It’s not been a good week for Vauxhall. The national TV news showed evidence of the Zafira MPV bursting into flames. This was first reported three years ago. Vauxhall has now recalled a further 47,000 Zafiras at risk in the latest conflagration. The Luton-based company has been criticised for its slow response to the hazards.
Ironically, the cars are not made by Vauxhall. Like most “Vauxhalls” they are made by its sister company Opel – in Germany. Opel Zafira owners in Ireland have also been affected.
Now, to a happier future, one hopes. The two vehicles here illustrate Vauxhall’s past and its future. One is made by Opel. The other is made by PSA Peugeot Citroën. The apricot tiddler is the Corsa hatchback, a regular top three seller in Britain. The grey block is the Combo MPV. The Corsa has been around since 1982, built by Opel in Spain. Vauxhall called its version the Nova.
Its last update was in 2014 and pending a few final editions this will see it out. Then it will become a Vauxhall version of a Citroën or Peugeot because Opel and Vauxhall now belong to the French.
The model here is the new GSi, a 148bhp sweet thing for cheery motoring and the feel of the road in your bones. It certainly looks the part, with its two-door body and vented snout. Sadly, it costs around £19,000, is outpaced by several rivals, can be fidgety on full power, and the tyre noise is horribly loud. After the promotional hype, the drive was a downer.
Corsa had indeed become coarser. I’d aim at a more sedate model and a decent discount.
Next, the future, seen in the multi-purpose vehicle called the Combo Life and built in France by the PSA Group, which makes the Peugeot Rifter and the Citroën Berlingo models. This gives you plenty of choice. Standard and long bodies give five or seven seats. The seats are removable on the 7-seaters, easily folded flat on the 5-door versions. The rear doors slide for easy entry and loading. The tailgate is a vertical panel giving optimum access. The load floor is wide, squared off, uncluttered. All of them are available as vans but we are told they were planned as cars. They have car suspension components and car-like fascias.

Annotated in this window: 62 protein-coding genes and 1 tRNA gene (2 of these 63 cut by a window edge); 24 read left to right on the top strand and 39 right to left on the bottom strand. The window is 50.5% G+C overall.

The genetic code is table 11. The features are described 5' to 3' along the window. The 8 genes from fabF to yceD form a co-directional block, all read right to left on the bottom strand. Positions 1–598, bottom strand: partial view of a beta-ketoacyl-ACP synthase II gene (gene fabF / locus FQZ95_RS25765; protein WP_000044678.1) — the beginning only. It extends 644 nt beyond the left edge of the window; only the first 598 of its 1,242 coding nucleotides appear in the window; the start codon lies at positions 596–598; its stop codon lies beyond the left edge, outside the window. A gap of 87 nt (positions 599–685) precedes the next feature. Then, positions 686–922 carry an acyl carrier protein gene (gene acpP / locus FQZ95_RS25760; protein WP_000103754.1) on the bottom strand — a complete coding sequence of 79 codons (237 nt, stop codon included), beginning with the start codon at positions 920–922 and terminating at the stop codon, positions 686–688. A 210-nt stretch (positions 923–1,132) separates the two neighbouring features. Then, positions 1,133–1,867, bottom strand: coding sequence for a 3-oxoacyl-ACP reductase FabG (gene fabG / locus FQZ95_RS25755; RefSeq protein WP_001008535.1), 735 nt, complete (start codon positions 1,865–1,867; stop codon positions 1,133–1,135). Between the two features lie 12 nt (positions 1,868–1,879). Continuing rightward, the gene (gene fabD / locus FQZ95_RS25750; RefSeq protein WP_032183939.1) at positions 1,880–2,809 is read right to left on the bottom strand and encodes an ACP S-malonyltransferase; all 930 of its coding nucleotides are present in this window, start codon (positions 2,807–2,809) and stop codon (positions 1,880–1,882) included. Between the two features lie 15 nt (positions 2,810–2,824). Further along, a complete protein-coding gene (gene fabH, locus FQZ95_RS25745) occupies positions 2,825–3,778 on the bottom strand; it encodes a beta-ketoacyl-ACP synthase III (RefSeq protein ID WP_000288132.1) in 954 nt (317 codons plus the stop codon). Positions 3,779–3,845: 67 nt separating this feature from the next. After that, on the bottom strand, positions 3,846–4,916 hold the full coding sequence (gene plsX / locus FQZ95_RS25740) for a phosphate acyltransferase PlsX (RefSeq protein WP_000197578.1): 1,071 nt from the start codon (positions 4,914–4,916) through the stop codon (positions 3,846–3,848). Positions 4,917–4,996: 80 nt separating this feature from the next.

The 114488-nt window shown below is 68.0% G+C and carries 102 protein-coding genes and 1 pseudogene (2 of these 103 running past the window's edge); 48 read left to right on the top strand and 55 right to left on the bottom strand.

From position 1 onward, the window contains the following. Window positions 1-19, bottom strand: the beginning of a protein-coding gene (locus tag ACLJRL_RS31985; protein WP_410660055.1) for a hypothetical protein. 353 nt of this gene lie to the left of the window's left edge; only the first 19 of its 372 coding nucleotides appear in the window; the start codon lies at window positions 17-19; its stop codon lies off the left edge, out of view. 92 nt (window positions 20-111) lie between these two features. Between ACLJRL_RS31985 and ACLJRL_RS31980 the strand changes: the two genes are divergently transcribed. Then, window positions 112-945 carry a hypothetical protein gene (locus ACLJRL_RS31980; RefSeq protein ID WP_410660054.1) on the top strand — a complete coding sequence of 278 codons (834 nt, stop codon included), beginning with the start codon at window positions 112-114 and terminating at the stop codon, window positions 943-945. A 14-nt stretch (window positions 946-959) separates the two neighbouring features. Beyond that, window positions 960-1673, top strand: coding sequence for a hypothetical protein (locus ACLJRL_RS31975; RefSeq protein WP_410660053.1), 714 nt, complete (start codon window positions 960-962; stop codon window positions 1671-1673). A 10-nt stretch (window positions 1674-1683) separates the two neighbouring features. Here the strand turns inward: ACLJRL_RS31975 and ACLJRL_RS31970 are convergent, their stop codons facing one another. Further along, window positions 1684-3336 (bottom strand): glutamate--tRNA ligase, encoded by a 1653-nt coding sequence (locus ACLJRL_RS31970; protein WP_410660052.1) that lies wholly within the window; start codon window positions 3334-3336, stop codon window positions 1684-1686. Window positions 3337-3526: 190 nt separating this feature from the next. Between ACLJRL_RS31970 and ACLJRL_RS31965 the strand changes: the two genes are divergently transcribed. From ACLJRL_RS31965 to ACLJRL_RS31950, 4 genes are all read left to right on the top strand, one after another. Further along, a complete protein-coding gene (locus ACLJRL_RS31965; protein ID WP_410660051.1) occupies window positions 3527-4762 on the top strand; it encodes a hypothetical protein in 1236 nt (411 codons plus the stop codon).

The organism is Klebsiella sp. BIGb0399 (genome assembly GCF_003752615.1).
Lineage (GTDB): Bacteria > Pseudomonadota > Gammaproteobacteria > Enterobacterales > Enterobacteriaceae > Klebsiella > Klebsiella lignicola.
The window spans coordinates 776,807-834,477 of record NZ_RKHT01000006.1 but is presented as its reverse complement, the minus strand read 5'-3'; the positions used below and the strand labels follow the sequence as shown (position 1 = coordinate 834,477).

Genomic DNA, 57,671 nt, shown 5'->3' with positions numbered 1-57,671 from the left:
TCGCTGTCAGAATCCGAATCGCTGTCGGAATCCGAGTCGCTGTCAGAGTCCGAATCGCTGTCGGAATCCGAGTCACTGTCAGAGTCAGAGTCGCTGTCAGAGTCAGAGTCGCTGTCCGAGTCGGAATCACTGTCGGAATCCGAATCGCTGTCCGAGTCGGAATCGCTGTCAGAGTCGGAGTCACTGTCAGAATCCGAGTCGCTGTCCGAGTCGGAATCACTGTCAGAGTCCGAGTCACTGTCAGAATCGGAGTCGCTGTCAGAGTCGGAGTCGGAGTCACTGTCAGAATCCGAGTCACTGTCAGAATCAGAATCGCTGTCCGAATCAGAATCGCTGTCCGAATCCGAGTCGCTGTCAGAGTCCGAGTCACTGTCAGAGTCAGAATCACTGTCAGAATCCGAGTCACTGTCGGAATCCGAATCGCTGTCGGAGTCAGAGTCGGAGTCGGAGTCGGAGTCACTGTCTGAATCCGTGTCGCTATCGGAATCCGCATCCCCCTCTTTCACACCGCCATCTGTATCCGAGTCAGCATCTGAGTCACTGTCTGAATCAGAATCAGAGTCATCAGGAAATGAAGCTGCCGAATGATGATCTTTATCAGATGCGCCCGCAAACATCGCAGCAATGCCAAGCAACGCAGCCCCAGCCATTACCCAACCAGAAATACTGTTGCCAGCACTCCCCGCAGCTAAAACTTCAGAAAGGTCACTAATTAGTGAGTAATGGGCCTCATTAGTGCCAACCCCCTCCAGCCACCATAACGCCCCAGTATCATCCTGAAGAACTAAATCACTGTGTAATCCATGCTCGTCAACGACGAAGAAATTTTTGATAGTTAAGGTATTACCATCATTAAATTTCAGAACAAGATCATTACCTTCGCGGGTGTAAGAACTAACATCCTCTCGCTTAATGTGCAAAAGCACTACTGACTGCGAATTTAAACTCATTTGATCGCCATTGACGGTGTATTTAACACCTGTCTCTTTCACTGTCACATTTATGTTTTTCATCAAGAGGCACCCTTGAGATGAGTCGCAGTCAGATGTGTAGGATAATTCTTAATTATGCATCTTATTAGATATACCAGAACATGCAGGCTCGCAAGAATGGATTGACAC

The format is popular in mainland Europe and appreciated over here. They make one of the best value-for-money, all-purpose family cars. The luggage space is immense. The large windows let passengers see the countryside.
The entry model Vauxhall costs from £19,610 for the Design. There is choice (depending on trim level chosen), from a 100hp 1.5 turbo diesel and five manual gears (67mpg and 111g) from £20,140; a 130hp version with eight automatic gears (66mpg and 113g) from £22,660; and a 110hp 1.2 petrol turbo and six manual gears (51mpg and 125g) from £19,610.
The 7-seater models begin at Energy trim from £21,710 with the 100hp diesel and five gears and just £700 more than the shorter 5-seater model. Automatic gears are not offered with the 7-seater, by the way.
My demo model was the 100hp 5-seater Energy at £21,540 plus £565 for the drab moonstone grey, two-coat metallic paint, £110 for the spare wheel and £450 for touchscreen navigation on a vertical tablet in the centre of the fascia. Smart-phone connections are in the standard kit if you want to save on navigation. The demo car had a rear camera, which costs £400.
The format invites load-carrying and the low cargo deck makes this easy. The rear seats are on legs (like the Honda Jazz) so you can pack underneath. The interior is strewn with pockets and storage ideas including a full-width shelf above the windscreen for your maps etc. There is a large-lidded box set into the top of the dashboard. That’s where you can put the things which are inconvenient in your pockets or handbag when driving.
You’ll know by now that the Combo Life is not a racer. However, at legal speeds it keeps its place in the pack. As a guide, the 99bhp model can get from 0-60mph in 12.7 seconds and reach 111mph. Ergo, it is the car for those who protest that we don’t need cars that can reach absurd speeds.
It never felt disadvantaged in traffic. After a while I got ready for the roll on corners and learnt what the Combo Life would do without causing panic. The test car had a drop-down left armrest for me but oddly not for the passenger.
On the move there is one surprise: the ride is quiet and comfortable. Tyre noise was lower than on some conventional cars and certainly much quieter than the rather crude Corsa GSi.
Verdict: A decent compromise between a car and a light van. Cheaper than an SUV.